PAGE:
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Cardiovascular societies to recommend lifetime score alongside NICE prevention approach



GPs will be advised to use a ground-breaking lifetime risk calculator in conjunction with the 10-year risk assessment favoured by NICE in long-awaited cardiovascular guidelines set to be published by the Joint British Societies, Pulse has learnt.

The guidelines, which have been mooted for four years, were expected to reject the ten-year CV risk score favoured by NICE, after JBS3 said on its website that it would be recommending a lifetime risk algorithm based on the QRisk lifetime score.

However, JBS3 advisors insist that the lifetime risk approach will complement NICE’s recommendation that GPs initiate primary prevention – including offering statins – to people with a 10% or higher 10-year CV risk.

The guidelines – due to be published on 26 March – will recommend that the lifetime risk calculator should be used to capture people who fall below the 10% threshold but who might benefit from earlier interventions to modify risk factors such as weight, blood pressure and smoking as well as cholesterol.

The JBS3 working group has been preparing to introduce the radical new lifetime approach to CV risk assessment for the past four years and planned to align recommendations with NICE updated lipid modification guidelines.

NICE recently rejected the use of a lifetime score in its draft guidance published earlier this month, instead choosing to adhere to the traditional 10-year CV risk assessment, although it plans to lower the 10-year risk threshold for intervention from 20% to 10%.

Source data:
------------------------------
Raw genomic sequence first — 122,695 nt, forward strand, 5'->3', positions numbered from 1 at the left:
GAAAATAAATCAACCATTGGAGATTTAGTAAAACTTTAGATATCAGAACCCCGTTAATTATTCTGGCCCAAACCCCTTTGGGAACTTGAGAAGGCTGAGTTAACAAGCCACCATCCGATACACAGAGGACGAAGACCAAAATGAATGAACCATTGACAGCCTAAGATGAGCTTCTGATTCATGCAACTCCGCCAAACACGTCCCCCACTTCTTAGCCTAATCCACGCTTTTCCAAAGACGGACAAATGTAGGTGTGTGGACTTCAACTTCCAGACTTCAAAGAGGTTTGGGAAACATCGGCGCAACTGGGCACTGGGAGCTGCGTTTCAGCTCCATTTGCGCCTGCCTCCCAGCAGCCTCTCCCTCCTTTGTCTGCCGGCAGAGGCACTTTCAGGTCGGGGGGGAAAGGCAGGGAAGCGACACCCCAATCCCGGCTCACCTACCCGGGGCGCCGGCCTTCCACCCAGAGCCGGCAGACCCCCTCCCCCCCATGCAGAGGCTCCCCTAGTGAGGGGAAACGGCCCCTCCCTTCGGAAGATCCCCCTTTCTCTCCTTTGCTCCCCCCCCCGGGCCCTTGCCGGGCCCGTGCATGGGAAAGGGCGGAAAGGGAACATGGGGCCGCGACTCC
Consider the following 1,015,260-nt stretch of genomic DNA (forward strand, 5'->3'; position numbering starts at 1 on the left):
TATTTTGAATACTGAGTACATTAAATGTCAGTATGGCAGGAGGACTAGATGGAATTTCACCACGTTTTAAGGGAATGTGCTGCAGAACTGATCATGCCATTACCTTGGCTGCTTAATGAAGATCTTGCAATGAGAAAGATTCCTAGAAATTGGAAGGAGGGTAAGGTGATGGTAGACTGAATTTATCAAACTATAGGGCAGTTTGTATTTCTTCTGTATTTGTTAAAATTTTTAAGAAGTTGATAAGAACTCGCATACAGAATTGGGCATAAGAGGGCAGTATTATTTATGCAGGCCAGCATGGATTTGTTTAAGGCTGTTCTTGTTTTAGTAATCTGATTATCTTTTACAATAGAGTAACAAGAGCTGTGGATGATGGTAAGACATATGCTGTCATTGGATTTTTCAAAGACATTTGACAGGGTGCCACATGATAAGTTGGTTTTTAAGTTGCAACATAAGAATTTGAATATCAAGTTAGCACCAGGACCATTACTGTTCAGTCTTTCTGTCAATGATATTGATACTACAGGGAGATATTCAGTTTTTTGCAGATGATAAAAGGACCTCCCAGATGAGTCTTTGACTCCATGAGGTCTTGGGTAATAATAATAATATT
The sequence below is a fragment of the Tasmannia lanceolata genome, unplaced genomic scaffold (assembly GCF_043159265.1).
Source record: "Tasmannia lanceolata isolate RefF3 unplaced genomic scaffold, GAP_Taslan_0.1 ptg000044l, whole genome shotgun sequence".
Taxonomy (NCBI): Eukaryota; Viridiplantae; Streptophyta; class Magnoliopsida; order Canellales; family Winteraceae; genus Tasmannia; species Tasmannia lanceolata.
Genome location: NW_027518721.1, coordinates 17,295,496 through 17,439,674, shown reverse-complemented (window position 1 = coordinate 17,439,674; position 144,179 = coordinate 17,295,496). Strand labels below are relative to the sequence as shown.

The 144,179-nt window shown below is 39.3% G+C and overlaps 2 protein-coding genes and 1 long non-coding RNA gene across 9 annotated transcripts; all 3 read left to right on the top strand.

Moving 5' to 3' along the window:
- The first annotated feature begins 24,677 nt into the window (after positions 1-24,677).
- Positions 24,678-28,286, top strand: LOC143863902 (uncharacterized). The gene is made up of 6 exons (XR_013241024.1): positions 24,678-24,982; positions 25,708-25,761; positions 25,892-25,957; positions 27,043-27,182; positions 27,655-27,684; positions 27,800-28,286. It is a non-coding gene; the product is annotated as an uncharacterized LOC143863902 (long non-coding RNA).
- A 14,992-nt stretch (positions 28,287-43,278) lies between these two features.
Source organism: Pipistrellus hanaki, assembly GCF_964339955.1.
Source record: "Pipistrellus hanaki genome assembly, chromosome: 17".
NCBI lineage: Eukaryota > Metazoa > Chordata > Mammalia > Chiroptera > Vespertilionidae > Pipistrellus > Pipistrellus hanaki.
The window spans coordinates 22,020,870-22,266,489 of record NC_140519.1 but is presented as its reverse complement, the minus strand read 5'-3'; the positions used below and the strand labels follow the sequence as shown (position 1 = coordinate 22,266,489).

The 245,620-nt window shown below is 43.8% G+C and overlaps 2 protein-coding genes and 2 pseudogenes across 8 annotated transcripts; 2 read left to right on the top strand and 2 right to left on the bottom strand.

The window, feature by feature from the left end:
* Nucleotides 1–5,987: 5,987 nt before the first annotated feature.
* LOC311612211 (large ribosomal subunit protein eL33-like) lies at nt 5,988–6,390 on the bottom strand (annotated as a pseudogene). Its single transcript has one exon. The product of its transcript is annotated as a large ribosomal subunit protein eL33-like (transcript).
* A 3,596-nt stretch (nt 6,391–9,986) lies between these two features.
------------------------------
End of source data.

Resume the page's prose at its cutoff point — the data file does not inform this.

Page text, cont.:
Professor John Deanfield, director of the national centre for cardiovascular prevention and outcomes at University College London and chair of the JBS3 working group, told Pulse the new guidance would be ‘entirely compatible’ with the NICE draft guidance but would allow GPs to identify people at a younger age to maximise the benefit they can obtain from a range of primary prevention measures.

Professor Deanfield said this approach should help some of these people avoid taking statins in the long run, and may also guide older people to choose alternatives to statins if they have healthy cholesterol levels.

He explained: ‘The approach we’ve taken in JBS3 is to allow the GP to assess the 10-year risk but also to look at the impact of modifying risk factors at an earlier stage and by different approaches including through lifestyle changes.

‘What you get is a different conversation with people that is around broader risk reduction and sustaining lower levels of risk factors for a long time, giving them a tremendous benefit in the long run and maybe not needing to get into a statin conversation ever in their life.’

He added: ‘It doesn’t make sense to wait until 50 years to accumulate your disease and then try to reverse it by aggressive use of drugs – I’m not saying they’re not of value in later life, but the whole concept of storing up your disease over 50 or 60 years and then rushing to reverse it doesn’t seem the right way to approach an accumulative disease, which we know begins in teenage life.’

However, some critics have voiced concern that using a lifetime score could be confusing for GPs and lacks supportive evidence, while other have expressed concern it will mean a further step towards more widespread use of drugs.

Dr Rubin Minhas, a GPSI in cardiology in Kent who advised on previous NICE lipid modification guidance, said the JBS3 approach could be ‘misleading’ and questioned the evidence base.

Dr Minhas said: ‘I think using two different time horizons is misleading – especially when the decision to treat is triggered by the shorter one.

‘Some evidence for the effectiveness of this approach would be welcome for behaviour modification.’ 

He added: ‘Using lifetime risk of something that is so common in old age is restating what we already know and should reinforce public health and addressing lifestyle risks, but not drug treatment based on 10-years risks.’